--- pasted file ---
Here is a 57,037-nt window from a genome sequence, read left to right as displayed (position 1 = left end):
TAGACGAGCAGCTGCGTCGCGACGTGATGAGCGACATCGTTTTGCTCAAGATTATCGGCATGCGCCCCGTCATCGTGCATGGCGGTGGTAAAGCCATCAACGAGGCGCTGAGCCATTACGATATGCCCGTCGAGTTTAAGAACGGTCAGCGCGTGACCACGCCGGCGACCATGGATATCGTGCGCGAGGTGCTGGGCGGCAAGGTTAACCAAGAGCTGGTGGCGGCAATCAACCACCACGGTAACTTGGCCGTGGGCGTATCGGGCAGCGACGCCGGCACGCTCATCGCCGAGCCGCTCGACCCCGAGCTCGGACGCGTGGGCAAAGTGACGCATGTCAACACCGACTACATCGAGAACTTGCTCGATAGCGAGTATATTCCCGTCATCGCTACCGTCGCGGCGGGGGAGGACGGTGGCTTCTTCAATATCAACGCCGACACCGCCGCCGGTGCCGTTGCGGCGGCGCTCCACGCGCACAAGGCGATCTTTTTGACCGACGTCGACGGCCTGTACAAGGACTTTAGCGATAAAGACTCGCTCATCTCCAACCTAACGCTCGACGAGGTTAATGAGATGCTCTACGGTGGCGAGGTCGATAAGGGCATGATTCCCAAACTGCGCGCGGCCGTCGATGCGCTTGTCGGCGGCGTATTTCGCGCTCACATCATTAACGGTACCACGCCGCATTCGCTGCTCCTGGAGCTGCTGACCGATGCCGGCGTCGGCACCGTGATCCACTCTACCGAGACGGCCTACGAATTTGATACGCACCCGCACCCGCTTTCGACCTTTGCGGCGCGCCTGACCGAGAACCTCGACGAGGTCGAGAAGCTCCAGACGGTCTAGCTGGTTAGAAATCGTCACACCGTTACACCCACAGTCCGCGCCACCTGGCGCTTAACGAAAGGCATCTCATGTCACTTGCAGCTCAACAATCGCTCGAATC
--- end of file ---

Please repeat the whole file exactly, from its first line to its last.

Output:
Here is a 57,037-nt window from a genome sequence, read left to right as displayed (position 1 = left end):
TAGACGAGCAGCTGCGTCGCGACGTGATGAGCGACATCGTTTTGCTCAAGATTATCGGCATGCGCCCCGTCATCGTGCATGGCGGTGGTAAAGCCATCAACGAGGCGCTGAGCCATTACGATATGCCCGTCGAGTTTAAGAACGGTCAGCGCGTGACCACGCCGGCGACCATGGATATCGTGCGCGAGGTGCTGGGCGGCAAGGTTAACCAAGAGCTGGTGGCGGCAATCAACCACCACGGTAACTTGGCCGTGGGCGTATCGGGCAGCGACGCCGGCACGCTCATCGCCGAGCCGCTCGACCCCGAGCTCGGACGCGTGGGCAAAGTGACGCATGTCAACACCGACTACATCGAGAACTTGCTCGATAGCGAGTATATTCCCGTCATCGCTACCGTCGCGGCGGGGGAGGACGGTGGCTTCTTCAATATCAACGCCGACACCGCCGCCGGTGCCGTTGCGGCGGCGCTCCACGCGCACAAGGCGATCTTTTTGACCGACGTCGACGGCCTGTACAAGGACTTTAGCGATAAAGACTCGCTCATCTCCAACCTAACGCTCGACGAGGTTAATGAGATGCTCTACGGTGGCGAGGTCGATAAGGGCATGATTCCCAAACTGCGCGCGGCCGTCGATGCGCTTGTCGGCGGCGTATTTCGCGCTCACATCATTAACGGTACCACGCCGCATTCGCTGCTCCTGGAGCTGCTGACCGATGCCGGCGTCGGCACCGTGATCCACTCTACCGAGACGGCCTACGAATTTGATACGCACCCGCACCCGCTTTCGACCTTTGCGGCGCGCCTGACCGAGAACCTCGACGAGGTCGAGAAGCTCCAGACGGTCTAGCTGGTTAGAAATCGTCACACCGTTACACCCACAGTCCGCGCCACCTGGCGCTTAACGAAAGGCATCTCATGTCACTTGCAGCTCAACAATCGCTCGAATC